Domestic workers in Delhi, India, are demanding that they receive fair and dignified treatment, and the reclamation of their civic rights. As part of this, they are including appropriate wages, a day’s leave in a week, fixed hours of work in a day and the assurance of provident fund, pension, and workers’ social security.
Illustrations by Mrinalini Godara
The Covid-19 pandemic and lockdowns severely worsened domestic workers’ lives and working conditions. The workers, the vast majority of whom are women, faced significant wage cuts, 24-hour workdays, violent and hateful abuse, and non-existent job security.
‘Reversing Domestic Workers’ Rights: Stories of backlash and Resilience in Delhi’ is a timely and important new storybook produced by Gender at Work Consulting – India. It shares 12 stories from domestic workers living in Delhi NCR, and the often-tragic tales of their lives. Most often, the terrible way domestic workers are treated by their employers and society is shaped around gendered backlash, and the blocking or dismantling any social and/or legal gains they may have. This is particularly pronounced for domestic workers who are Muslim, who, on top of the existing discrimination, face intense Islamophobia.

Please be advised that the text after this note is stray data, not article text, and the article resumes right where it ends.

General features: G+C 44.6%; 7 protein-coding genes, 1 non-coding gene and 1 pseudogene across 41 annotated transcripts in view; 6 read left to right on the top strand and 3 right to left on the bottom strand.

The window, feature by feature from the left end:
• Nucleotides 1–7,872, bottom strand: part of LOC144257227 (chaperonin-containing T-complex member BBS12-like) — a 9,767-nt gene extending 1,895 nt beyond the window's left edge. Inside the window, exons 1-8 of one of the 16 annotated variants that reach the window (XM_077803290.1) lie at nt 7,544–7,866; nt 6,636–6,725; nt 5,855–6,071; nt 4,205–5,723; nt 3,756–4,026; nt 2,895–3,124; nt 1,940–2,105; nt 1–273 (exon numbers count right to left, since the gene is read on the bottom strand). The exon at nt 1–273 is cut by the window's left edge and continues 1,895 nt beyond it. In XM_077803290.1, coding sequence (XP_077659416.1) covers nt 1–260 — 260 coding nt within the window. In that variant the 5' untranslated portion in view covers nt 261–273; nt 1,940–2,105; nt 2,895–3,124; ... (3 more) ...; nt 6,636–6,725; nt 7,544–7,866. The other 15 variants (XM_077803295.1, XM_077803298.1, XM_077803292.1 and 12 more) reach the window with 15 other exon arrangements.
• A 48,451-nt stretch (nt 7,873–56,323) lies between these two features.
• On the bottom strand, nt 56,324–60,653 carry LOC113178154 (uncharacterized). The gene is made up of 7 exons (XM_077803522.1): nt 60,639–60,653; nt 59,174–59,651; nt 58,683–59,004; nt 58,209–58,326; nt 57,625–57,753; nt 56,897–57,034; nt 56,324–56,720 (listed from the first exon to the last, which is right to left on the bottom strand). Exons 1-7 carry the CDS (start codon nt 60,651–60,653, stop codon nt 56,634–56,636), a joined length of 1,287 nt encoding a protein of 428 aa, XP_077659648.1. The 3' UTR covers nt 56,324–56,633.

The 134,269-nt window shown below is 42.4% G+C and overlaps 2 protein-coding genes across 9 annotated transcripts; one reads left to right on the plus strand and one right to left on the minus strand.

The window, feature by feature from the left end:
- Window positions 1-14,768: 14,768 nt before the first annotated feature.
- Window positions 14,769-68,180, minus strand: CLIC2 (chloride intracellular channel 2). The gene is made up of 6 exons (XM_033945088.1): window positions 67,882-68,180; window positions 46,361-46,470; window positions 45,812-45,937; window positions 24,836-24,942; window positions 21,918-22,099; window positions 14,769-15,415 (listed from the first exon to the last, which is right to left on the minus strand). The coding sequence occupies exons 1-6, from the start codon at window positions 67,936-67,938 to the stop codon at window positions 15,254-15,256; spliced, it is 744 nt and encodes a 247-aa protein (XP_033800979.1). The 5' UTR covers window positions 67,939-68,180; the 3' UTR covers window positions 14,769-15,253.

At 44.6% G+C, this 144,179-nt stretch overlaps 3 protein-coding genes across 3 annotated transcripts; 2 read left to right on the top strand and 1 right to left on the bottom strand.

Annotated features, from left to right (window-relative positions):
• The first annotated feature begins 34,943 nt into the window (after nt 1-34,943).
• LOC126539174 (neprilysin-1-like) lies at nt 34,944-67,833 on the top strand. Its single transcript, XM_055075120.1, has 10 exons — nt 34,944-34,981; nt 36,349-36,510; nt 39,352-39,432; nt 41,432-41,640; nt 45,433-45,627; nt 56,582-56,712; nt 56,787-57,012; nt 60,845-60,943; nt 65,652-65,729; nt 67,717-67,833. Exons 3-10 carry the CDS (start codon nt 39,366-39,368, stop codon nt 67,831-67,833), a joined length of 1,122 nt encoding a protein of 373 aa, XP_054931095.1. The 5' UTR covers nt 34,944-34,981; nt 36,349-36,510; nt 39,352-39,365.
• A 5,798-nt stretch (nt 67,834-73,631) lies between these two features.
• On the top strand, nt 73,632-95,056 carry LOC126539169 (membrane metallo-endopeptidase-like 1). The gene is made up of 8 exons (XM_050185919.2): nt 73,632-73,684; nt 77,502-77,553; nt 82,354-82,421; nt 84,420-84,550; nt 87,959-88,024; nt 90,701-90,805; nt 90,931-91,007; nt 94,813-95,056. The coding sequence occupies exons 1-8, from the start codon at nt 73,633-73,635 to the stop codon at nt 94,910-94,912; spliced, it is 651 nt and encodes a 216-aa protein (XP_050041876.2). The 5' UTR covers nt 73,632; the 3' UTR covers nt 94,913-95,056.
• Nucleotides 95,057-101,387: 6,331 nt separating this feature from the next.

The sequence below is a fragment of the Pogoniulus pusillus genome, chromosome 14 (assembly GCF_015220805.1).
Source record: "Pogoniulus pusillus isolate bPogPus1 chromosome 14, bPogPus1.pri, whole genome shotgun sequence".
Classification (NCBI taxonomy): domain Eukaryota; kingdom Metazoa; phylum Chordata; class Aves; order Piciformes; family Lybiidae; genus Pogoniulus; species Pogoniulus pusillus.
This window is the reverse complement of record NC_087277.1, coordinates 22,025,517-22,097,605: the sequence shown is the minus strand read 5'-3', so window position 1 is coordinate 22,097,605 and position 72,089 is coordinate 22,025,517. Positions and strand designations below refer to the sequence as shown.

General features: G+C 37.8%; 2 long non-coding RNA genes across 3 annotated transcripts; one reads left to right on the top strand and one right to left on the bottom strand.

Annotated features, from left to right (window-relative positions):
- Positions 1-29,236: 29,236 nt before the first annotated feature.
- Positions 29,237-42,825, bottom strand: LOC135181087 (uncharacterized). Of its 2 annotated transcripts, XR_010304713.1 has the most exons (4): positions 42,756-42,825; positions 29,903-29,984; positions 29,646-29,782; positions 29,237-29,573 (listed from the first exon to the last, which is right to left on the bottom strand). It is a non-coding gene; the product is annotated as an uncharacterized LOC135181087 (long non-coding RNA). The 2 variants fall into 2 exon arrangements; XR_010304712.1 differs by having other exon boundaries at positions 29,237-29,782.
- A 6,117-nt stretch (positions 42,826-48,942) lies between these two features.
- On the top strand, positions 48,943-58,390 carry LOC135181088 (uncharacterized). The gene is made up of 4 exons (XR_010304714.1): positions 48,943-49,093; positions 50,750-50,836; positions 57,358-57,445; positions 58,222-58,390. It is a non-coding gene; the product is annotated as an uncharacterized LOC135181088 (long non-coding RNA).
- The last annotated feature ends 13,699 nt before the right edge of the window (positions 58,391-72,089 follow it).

‘10-20 saal peechche chale gaye’ (‘we have gone back 10-20 years’) in terms of rights, shares one domestic worker during our interviews for the story book.
The storybook also highlights the crucial support that domestic worker collectives and unions can provide, such as the Shahri Mahila Kaamgar Union (SMKU – an unregistered union working with domestic workers in the Delhi-NCR region). During the pandemic, they provided support with rations, e-ration cards, and access to government support schemes.
The storybook also shares original and beautiful illustrations that portray the life of domestic workers.